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Nursing mental health - Nurse meditating on the beach

Helping others to help themselves

Nursing student Linda Sinclair had a dilemma – her study commitments threatened the pursuit of her chosen career in mental health. Juggling up to 40 hours of unpaid work placements each week meant the single mother from Luton had no time for herself, let alone a part time job.

Linda Sinclair says people avoid seeking help because of the stigma surrounding mental health. The negative perception was something she wanted to change through her work. "Mental health [changes] can affect anyone at any time, whether in a positive or negative way. We're all just people."

Mental health has affected her family directly with her boys requiring special assistance for ADHD and vertigo, all of which added pressure to Linda's schedule and finances. "I had some moments where I thought 'Is it all worth it? Am I putting too much pressure on myself? Should I be at home with the kids?' But I haven't worked this hard to not finish," she said.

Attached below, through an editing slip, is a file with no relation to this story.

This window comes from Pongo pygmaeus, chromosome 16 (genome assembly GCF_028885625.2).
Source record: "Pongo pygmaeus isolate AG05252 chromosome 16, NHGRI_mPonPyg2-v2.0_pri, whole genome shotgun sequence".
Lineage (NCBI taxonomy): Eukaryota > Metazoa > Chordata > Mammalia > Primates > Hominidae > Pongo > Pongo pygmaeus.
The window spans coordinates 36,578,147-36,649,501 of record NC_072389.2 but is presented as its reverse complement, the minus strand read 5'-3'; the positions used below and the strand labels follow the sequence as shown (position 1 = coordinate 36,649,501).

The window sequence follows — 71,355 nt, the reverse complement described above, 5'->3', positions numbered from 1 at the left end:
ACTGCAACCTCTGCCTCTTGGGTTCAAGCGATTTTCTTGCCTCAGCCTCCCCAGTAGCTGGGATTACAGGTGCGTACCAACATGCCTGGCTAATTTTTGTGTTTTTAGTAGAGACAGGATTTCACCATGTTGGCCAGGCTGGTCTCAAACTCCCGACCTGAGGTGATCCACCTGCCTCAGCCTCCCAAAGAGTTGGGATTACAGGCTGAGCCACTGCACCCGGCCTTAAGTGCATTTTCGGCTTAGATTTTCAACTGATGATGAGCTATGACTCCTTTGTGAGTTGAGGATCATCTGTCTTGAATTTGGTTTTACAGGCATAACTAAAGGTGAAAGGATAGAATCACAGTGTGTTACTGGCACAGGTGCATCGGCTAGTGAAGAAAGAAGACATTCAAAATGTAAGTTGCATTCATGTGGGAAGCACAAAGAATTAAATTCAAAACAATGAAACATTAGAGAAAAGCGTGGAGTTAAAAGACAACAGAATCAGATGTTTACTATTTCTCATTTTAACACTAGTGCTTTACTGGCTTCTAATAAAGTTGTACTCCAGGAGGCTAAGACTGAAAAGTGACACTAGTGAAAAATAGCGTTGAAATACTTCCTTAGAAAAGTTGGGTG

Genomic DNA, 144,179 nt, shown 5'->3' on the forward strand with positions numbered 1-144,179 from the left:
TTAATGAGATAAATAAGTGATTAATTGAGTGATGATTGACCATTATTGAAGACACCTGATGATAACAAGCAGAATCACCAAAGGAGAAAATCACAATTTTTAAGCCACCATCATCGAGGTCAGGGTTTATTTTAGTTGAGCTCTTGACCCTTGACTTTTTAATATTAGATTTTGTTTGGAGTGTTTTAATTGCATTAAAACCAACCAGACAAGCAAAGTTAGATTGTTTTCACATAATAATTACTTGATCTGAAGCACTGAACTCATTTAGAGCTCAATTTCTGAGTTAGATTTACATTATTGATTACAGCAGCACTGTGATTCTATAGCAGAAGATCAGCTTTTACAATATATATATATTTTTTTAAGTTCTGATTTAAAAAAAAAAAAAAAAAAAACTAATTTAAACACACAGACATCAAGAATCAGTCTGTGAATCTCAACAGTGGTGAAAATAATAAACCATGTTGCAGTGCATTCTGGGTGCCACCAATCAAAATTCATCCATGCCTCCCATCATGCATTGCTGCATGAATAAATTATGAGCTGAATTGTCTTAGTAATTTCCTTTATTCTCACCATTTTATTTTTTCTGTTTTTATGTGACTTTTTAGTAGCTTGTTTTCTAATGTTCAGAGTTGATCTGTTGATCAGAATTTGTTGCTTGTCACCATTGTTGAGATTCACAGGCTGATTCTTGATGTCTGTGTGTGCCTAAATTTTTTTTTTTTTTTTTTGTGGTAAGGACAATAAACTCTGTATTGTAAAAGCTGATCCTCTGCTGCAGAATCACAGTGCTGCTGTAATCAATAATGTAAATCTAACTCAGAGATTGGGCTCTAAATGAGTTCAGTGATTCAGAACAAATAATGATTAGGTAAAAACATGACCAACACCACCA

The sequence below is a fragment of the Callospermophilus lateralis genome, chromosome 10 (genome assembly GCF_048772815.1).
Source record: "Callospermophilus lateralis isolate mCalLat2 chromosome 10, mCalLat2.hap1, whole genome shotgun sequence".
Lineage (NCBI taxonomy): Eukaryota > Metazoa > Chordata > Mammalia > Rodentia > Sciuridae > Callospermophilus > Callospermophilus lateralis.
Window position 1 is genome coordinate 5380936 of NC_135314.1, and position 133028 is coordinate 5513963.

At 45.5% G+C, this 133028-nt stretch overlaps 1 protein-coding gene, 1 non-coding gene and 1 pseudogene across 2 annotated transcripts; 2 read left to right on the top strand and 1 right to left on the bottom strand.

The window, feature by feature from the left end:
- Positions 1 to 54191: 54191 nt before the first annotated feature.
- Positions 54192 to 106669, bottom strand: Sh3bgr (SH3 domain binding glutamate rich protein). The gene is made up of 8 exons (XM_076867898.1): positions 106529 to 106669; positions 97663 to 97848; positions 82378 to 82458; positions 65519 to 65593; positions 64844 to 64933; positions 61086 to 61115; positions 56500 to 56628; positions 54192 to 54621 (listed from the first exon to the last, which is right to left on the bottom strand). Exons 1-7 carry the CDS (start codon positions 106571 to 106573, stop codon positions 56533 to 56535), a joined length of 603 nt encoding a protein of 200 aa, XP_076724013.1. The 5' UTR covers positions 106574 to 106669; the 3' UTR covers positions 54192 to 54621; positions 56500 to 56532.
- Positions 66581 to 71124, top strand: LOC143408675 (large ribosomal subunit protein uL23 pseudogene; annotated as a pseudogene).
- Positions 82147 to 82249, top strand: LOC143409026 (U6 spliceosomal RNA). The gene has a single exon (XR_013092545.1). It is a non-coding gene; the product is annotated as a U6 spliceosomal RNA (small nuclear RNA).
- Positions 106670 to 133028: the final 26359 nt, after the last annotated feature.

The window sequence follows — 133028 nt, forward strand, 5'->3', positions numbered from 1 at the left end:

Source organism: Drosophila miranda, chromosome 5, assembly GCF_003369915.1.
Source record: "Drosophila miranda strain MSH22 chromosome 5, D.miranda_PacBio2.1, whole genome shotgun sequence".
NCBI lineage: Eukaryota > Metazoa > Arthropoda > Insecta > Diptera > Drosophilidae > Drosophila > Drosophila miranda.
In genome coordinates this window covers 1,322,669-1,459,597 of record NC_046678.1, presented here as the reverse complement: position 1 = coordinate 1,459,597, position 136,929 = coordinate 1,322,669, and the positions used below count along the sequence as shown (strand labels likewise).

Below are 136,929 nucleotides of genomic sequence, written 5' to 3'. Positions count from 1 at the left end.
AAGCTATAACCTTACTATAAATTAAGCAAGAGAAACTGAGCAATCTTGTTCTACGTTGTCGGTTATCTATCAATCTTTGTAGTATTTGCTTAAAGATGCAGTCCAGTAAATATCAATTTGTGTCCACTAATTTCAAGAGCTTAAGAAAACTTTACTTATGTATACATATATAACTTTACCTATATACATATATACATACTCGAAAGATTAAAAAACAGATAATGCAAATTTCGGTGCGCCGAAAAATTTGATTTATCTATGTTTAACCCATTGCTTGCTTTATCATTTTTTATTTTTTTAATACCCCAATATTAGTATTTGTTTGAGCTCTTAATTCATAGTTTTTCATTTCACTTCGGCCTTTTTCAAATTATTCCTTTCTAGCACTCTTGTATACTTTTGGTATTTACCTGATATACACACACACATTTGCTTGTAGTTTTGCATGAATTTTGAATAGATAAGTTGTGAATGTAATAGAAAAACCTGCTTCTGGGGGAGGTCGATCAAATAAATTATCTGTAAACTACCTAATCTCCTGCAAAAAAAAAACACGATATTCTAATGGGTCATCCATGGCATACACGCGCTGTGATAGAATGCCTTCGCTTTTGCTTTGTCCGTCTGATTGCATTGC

Linda contacted ScotsCare, the charity that supports Scots and their families in and around Greater London, to see if she could get assistance to help her pursue her goals. She first learned of the charity from her mother, who was born in Springburn, Glasgow. After evaluating Linda's needs the charity offered an education grant for Linda's studies, plus a household grant for carpeting and heaters for their family home. In addition, ScotsCare financed activities for her boys including swimming, badminton, tennis, and arts and crafts. Together, they also joined the ScotsCare-sponsored Thames river boat ride and family day out at Winter Wonderland.

"They've helped massively, mainly so I can relax and enjoy being a mum and a student. It takes away some of those worries," Linda said. "It's something I could never thank them enough for."

Read the full story on the ScotsCare website